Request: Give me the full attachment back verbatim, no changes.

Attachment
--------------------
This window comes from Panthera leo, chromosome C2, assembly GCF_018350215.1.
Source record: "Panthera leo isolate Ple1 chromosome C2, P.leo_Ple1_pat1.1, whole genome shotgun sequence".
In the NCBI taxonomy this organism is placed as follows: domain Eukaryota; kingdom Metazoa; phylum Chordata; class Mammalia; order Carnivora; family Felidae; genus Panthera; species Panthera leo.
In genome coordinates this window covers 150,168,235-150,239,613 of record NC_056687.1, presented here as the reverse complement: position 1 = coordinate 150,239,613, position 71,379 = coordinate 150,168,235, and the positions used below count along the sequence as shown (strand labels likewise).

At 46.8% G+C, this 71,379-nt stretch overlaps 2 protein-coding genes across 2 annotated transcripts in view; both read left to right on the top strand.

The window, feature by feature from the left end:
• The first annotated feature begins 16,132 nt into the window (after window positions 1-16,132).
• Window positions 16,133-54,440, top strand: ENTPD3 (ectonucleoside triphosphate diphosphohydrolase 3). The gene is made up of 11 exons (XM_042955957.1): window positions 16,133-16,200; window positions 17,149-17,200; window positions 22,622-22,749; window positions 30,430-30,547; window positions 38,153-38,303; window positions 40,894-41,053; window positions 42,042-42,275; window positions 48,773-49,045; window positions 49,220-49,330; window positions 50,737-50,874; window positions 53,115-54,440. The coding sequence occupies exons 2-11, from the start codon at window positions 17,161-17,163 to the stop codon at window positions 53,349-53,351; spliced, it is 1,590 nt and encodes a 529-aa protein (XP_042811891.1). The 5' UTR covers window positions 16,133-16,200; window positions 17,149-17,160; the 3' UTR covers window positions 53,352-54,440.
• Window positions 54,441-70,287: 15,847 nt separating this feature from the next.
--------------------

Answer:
This window comes from Panthera leo, chromosome C2, assembly GCF_018350215.1.
Source record: "Panthera leo isolate Ple1 chromosome C2, P.leo_Ple1_pat1.1, whole genome shotgun sequence".
In the NCBI taxonomy this organism is placed as follows: domain Eukaryota; kingdom Metazoa; phylum Chordata; class Mammalia; order Carnivora; family Felidae; genus Panthera; species Panthera leo.
In genome coordinates this window covers 150,168,235-150,239,613 of record NC_056687.1, presented here as the reverse complement: position 1 = coordinate 150,239,613, position 71,379 = coordinate 150,168,235, and the positions used below count along the sequence as shown (strand labels likewise).

At 46.8% G+C, this 71,379-nt stretch overlaps 2 protein-coding genes across 2 annotated transcripts in view; both read left to right on the top strand.

The window, feature by feature from the left end:
• The first annotated feature begins 16,132 nt into the window (after window positions 1-16,132).
• Window positions 16,133-54,440, top strand: ENTPD3 (ectonucleoside triphosphate diphosphohydrolase 3). The gene is made up of 11 exons (XM_042955957.1): window positions 16,133-16,200; window positions 17,149-17,200; window positions 22,622-22,749; window positions 30,430-30,547; window positions 38,153-38,303; window positions 40,894-41,053; window positions 42,042-42,275; window positions 48,773-49,045; window positions 49,220-49,330; window positions 50,737-50,874; window positions 53,115-54,440. The coding sequence occupies exons 2-11, from the start codon at window positions 17,161-17,163 to the stop codon at window positions 53,349-53,351; spliced, it is 1,590 nt and encodes a 529-aa protein (XP_042811891.1). The 5' UTR covers window positions 16,133-16,200; window positions 17,149-17,160; the 3' UTR covers window positions 53,352-54,440.
• Window positions 54,441-70,287: 15,847 nt separating this feature from the next.